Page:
California was forced to boost interest rates on $10 billion in short-term debt it sold Thursday, another sign of the turmoil racking the municipal bond market.
Although investor demand for longer-term munis showed signs of rebounding after plunging in the last few days, some potential buyers said they feared another wave of selling — led by individual investors shocked by their recent losses in muni bond mutual funds.
But for now, the surge in yields on many tax-free bonds "is definitely turning heads" of buyers, said Joe Lee, a muni trader at De La Rosa & Co. in Los Angeles.
The commotion over munis is part of a broader bond market upheaval triggered by investors' sudden demand for sharply higher interest rates to buy debt of all sorts.
Analysts have blamed a confluence of factors, including a sense that interest rates had simply fallen too low. The decline had been egged on in September and October by expectations that the Federal Reserve would try to keep longer-term rates suppressed by ramping up its buying of Treasury bonds.
When the Fed finally announced a $600-billion purchase plan on Nov. 3, some investors took it as a cue to sell bonds, a shift that has fed on itself.
Buyers pulled back just as the muni market faced a huge supply of new bonds from issuers nationwide.
California on Monday set out to sell nearly $14 billion in debt by Thanksgiving, including $10 billion in short-term notes and almost $4 billion in longer-term bonds.
When it launched the note sale Monday, the state expected to pay annualized tax-free yields of 1.25% on notes maturing in May 2011 and 1.5% on those maturing in June. These "revenue anticipation notes" provide cash to help the state pay bills while awaiting tax revenue in winter and spring.
Individual investors, who typically are eager buyers of the notes each year, put in orders for $6.06 billion.
To raise the rest of the money, the state turned to big investors such as money market funds. They offered to buy $3.25 billion, but demanded higher yields. On Thursday, Treasurer Bill Lockyer bumped the yields to 1.5% on the May notes and 1.75% on the June issue.
The state was able to sell the full $10 billion only after its brokerage underwriters agreed to take about $750million of the notes.
The higher yields will cost California taxpayers $14 million more in interest expense than the state had hoped.
"The tax-exempt municipal bond market is a cold, cold world right now for issuers and taxpayers," said Tom Dresslar, a spokesman for Lockyer.
But the jump in yields on longer-term bonds began to draw buyers back to the market Thursday. "We clearly have seen some stabilization," said James Colby, a bond strategist at Van Eck Associates in New York.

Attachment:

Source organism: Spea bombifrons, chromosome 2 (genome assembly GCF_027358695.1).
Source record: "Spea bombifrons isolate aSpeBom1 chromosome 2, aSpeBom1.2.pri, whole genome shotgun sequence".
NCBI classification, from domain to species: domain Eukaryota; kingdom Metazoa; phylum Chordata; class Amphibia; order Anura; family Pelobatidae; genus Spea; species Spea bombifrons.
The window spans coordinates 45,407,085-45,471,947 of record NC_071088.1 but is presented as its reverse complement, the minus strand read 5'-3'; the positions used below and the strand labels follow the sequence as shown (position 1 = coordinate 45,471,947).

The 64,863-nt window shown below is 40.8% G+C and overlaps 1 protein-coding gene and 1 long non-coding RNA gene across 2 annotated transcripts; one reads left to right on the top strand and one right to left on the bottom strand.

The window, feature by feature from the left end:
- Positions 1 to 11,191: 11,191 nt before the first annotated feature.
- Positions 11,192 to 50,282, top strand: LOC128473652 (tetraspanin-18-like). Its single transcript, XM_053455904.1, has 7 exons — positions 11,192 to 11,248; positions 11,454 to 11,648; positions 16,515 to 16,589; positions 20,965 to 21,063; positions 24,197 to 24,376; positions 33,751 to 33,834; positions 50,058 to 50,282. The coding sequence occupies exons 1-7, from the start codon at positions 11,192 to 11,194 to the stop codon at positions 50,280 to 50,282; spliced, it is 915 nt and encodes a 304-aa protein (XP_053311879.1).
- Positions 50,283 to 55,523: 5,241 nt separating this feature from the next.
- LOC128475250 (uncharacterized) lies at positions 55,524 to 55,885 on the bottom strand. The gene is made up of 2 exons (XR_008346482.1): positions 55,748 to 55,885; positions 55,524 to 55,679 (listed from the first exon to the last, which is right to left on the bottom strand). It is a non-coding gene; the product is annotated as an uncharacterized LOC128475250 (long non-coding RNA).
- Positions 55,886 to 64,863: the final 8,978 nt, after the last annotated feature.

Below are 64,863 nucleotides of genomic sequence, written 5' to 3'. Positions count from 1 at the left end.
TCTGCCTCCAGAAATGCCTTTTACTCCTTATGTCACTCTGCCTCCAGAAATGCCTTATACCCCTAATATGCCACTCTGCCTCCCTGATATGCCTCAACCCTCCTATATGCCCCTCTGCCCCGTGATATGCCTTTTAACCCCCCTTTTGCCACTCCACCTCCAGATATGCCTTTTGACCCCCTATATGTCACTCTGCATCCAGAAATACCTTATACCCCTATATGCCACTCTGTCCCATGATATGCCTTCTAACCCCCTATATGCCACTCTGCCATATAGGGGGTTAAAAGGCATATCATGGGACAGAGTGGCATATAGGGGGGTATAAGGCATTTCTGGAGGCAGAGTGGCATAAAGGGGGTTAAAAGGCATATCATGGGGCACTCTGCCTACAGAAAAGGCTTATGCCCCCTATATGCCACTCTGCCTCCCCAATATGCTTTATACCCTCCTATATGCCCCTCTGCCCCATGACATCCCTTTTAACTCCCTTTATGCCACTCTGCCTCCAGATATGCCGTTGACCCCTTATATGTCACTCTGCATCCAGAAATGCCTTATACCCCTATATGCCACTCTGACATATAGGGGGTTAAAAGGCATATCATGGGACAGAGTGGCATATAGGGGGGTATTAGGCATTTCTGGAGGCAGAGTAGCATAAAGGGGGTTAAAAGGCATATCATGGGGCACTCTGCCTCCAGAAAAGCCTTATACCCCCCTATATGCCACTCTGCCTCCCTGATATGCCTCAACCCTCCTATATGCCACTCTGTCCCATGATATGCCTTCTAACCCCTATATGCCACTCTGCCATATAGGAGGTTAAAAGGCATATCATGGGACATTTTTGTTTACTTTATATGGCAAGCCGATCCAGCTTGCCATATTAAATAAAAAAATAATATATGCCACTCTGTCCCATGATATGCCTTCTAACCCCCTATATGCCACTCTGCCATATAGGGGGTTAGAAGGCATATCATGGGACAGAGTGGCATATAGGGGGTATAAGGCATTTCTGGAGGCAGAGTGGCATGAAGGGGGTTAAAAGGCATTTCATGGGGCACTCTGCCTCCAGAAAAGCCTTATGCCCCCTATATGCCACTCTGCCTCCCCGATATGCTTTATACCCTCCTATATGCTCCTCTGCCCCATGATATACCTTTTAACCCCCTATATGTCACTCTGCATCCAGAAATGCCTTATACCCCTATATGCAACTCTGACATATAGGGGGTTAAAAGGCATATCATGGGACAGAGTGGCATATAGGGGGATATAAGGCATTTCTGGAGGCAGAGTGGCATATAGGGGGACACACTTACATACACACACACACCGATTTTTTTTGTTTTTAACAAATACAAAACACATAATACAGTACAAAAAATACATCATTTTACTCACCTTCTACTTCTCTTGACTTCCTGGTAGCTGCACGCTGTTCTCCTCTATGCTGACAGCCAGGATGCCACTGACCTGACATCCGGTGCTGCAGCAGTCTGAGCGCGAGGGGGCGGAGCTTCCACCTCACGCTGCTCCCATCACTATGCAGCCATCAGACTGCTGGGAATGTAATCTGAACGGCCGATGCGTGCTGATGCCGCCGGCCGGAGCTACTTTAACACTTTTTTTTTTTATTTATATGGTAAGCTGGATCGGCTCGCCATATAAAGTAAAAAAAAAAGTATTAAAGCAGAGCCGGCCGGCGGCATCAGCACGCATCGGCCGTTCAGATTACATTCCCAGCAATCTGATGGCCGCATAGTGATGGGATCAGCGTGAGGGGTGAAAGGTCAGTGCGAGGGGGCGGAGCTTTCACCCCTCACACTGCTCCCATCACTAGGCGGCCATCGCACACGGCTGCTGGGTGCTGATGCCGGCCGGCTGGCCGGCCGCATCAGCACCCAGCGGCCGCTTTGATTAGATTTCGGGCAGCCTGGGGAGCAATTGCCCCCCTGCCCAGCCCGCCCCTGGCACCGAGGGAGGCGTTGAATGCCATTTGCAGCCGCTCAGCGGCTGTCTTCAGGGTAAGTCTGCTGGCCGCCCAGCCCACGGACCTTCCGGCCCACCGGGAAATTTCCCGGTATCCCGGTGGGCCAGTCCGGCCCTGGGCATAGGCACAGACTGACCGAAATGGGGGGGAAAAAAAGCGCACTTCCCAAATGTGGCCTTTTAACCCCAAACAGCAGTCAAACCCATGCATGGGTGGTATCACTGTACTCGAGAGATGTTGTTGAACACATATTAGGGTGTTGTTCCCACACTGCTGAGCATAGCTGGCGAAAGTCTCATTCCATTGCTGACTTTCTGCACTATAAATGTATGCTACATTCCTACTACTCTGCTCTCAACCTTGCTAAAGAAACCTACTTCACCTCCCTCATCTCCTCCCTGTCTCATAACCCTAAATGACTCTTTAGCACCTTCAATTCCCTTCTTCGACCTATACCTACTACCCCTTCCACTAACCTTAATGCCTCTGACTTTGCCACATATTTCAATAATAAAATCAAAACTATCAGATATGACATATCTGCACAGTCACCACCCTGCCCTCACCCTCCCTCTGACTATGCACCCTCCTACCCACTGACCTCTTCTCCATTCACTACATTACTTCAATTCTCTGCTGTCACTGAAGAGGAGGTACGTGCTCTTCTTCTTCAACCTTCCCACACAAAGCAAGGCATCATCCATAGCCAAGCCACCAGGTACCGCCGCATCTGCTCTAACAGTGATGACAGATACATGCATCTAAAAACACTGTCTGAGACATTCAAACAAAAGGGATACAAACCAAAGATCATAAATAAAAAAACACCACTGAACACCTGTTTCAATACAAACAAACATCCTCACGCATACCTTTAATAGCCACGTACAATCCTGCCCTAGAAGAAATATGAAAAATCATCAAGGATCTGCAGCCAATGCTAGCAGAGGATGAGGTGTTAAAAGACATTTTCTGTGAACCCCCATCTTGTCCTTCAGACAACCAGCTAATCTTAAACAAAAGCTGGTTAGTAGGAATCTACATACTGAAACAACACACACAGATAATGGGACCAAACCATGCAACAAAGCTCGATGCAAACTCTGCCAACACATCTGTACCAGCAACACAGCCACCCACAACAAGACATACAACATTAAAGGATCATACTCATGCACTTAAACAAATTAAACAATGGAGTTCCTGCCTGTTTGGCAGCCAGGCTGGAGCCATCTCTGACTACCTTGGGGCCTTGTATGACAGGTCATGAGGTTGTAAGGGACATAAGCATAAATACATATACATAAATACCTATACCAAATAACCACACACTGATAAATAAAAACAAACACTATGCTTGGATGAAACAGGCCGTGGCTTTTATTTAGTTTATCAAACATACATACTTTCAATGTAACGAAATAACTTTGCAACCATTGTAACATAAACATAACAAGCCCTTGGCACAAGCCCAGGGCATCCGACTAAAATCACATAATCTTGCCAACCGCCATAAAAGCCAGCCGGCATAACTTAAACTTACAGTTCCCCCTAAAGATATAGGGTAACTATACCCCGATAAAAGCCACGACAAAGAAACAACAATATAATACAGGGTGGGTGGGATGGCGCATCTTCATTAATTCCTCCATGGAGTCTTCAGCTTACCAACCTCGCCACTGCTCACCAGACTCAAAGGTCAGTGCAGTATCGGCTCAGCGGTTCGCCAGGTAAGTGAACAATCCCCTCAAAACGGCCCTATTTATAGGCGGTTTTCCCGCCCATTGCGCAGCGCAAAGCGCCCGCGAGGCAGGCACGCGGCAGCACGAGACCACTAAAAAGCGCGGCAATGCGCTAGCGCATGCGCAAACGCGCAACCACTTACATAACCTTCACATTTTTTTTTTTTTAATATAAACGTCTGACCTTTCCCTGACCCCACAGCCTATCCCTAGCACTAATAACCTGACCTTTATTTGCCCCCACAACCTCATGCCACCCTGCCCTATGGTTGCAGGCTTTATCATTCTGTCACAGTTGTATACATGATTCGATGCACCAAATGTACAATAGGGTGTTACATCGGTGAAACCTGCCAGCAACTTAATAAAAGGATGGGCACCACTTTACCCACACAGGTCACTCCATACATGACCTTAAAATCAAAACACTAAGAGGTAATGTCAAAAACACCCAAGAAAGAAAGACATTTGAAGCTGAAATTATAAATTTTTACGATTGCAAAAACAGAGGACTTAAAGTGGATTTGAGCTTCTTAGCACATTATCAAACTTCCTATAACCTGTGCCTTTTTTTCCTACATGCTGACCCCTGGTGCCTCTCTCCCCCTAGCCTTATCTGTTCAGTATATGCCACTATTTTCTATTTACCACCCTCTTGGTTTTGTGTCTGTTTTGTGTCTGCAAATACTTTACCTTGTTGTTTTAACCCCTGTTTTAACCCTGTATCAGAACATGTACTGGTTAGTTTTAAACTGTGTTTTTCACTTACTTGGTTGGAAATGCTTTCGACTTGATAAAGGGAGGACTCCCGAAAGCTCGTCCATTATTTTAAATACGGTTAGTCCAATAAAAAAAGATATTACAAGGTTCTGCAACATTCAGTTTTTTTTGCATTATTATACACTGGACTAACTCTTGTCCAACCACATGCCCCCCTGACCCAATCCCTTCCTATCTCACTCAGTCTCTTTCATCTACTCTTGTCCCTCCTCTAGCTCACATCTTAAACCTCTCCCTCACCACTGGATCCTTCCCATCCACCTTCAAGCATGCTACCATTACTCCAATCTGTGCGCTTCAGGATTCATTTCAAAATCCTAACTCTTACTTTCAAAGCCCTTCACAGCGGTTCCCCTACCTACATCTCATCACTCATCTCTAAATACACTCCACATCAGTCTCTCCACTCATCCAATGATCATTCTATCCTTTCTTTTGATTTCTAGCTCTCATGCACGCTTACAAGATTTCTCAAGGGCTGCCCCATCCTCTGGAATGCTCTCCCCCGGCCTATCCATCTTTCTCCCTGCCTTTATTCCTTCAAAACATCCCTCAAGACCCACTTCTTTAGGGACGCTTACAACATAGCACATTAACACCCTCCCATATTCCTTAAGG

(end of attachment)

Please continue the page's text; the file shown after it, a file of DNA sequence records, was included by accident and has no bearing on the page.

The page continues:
Lockyer on Wednesday had said the state would cut back its planned sale of longer-term tax-free bonds, slated to begin Friday, to $1 billion from $1.75 billion. To make up for the shortfall, the state said it would sell more taxable muni bonds, securities popular with insurance firms and foreign buyers.
On Thursday the state said that "strong investor demand" would allow it to boost the taxable-bond sale to about $3.3 billion from the original $2 billion.
Still, the state almost certainly will pay more on the longer-term bonds — which will fund infrastructure projects — than it would have a month ago.
Investors haven't seen this kind of whiplash in interest rates since the financial-system crash in 2008.
The yield on the Bond Buyer index of 40 long-term muni bonds, a popular industry benchmark, soared to a 15-month high of 5.51% on Wednesday, up from 4.96% two weeks earlier. On Thursday the yield held at 5.51%, indicating that buyers were back in the market.
Greater demand for bonds also was reflected in the share prices of major bond mutual funds, which must value their portfolios each day based on market prices of bonds they hold.
The share price of the $15-billion Franklin California Tax-Free Income fund, one of the largest muni bond funds, rose 3 cents, or 0.4%, to $6.85 on Thursday, the first increase since Oct. 29. The fund's share value has slumped 4.9% since the end of October.
Rising market yields on bonds depress the value of older fixed-rate securities.
Some big investors say that though they're tempted by higher muni yields, they're worried that more small investors will begin to cash out of bond funds, forcing a new wave of bond sales by fund managers.
Individuals have pumped record sums into bond funds over the last two years, seeking relative safety. Now, "you're getting a flavor of what can happen" when people find they can lose money in bonds, said Ken Naehu, head of fixed-income investing at Bel-Air Investment Advisors in L.A.